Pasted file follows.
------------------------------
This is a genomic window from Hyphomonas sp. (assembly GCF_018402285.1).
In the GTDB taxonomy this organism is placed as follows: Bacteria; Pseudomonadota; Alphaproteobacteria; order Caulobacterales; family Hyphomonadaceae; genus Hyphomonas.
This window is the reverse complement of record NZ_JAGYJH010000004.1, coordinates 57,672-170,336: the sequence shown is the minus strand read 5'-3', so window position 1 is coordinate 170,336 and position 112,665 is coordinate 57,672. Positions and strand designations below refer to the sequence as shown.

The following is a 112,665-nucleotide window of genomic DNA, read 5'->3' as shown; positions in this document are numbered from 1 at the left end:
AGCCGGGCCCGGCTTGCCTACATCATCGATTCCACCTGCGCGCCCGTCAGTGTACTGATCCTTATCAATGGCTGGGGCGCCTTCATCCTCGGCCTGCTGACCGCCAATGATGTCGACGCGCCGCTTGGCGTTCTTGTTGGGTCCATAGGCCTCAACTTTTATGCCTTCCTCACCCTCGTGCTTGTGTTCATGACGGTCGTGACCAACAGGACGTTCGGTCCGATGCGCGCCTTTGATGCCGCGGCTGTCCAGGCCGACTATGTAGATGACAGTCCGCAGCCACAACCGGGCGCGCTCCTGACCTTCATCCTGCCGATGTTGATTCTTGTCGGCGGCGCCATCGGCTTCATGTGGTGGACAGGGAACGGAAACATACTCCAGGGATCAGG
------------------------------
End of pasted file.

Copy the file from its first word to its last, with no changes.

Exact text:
This is a genomic window from Hyphomonas sp. (assembly GCF_018402285.1).
In the GTDB taxonomy this organism is placed as follows: Bacteria; Pseudomonadota; Alphaproteobacteria; order Caulobacterales; family Hyphomonadaceae; genus Hyphomonas.
This window is the reverse complement of record NZ_JAGYJH010000004.1, coordinates 57,672-170,336: the sequence shown is the minus strand read 5'-3', so window position 1 is coordinate 170,336 and position 112,665 is coordinate 57,672. Positions and strand designations below refer to the sequence as shown.

The following is a 112,665-nucleotide window of genomic DNA, read 5'->3' as shown; positions in this document are numbered from 1 at the left end:
AGCCGGGCCCGGCTTGCCTACATCATCGATTCCACCTGCGCGCCCGTCAGTGTACTGATCCTTATCAATGGCTGGGGCGCCTTCATCCTCGGCCTGCTGACCGCCAATGATGTCGACGCGCCGCTTGGCGTTCTTGTTGGGTCCATAGGCCTCAACTTTTATGCCTTCCTCACCCTCGTGCTTGTGTTCATGACGGTCGTGACCAACAGGACGTTCGGTCCGATGCGCGCCTTTGATGCCGCGGCTGTCCAGGCCGACTATGTAGATGACAGTCCGCAGCCACAACCGGGCGCGCTCCTGACCTTCATCCTGCCGATGTTGATTCTTGTCGGCGGCGCCATCGGCTTCATGTGGTGGACAGGGAACGGAAACATACTCCAGGGATCAGG